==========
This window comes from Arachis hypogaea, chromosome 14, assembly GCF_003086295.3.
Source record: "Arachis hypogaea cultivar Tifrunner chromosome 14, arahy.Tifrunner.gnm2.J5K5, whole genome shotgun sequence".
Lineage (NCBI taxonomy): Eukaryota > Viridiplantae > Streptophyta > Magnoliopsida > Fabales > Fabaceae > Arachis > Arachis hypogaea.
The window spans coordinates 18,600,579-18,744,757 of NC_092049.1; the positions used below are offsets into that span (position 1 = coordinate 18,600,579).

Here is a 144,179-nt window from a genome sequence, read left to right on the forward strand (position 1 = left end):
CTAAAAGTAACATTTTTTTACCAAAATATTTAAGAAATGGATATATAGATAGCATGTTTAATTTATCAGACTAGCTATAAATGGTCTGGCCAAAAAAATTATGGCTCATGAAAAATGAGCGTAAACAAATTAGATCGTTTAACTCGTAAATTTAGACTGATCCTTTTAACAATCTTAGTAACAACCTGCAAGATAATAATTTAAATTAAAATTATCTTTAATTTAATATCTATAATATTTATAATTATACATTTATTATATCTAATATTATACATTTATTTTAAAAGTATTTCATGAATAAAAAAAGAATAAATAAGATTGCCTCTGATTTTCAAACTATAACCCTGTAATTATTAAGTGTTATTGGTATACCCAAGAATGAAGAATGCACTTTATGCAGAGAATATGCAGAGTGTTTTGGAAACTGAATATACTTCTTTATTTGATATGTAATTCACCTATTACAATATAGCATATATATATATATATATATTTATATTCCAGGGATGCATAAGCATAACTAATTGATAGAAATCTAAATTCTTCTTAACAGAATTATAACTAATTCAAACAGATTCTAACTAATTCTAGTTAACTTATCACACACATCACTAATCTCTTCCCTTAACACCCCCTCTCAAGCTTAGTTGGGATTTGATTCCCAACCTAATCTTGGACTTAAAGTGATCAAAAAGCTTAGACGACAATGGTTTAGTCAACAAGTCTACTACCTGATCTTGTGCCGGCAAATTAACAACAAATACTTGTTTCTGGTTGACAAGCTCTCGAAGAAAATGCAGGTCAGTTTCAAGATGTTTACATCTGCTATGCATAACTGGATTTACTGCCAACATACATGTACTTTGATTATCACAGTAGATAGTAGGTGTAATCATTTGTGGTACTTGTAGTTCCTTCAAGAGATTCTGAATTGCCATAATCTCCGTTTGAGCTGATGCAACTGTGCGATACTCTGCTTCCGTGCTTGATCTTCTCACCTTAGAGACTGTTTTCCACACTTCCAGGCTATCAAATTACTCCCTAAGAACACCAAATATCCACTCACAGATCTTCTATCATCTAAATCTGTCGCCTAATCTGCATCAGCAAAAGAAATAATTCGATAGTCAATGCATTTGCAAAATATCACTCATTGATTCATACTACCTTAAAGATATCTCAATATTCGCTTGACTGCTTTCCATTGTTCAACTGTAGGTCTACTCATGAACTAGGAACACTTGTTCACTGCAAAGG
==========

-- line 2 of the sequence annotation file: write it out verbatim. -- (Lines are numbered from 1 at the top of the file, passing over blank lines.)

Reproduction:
Source record: "Arachis hypogaea cultivar Tifrunner chromosome 14, arahy.Tifrunner.gnm2.J5K5, whole genome shotgun sequence".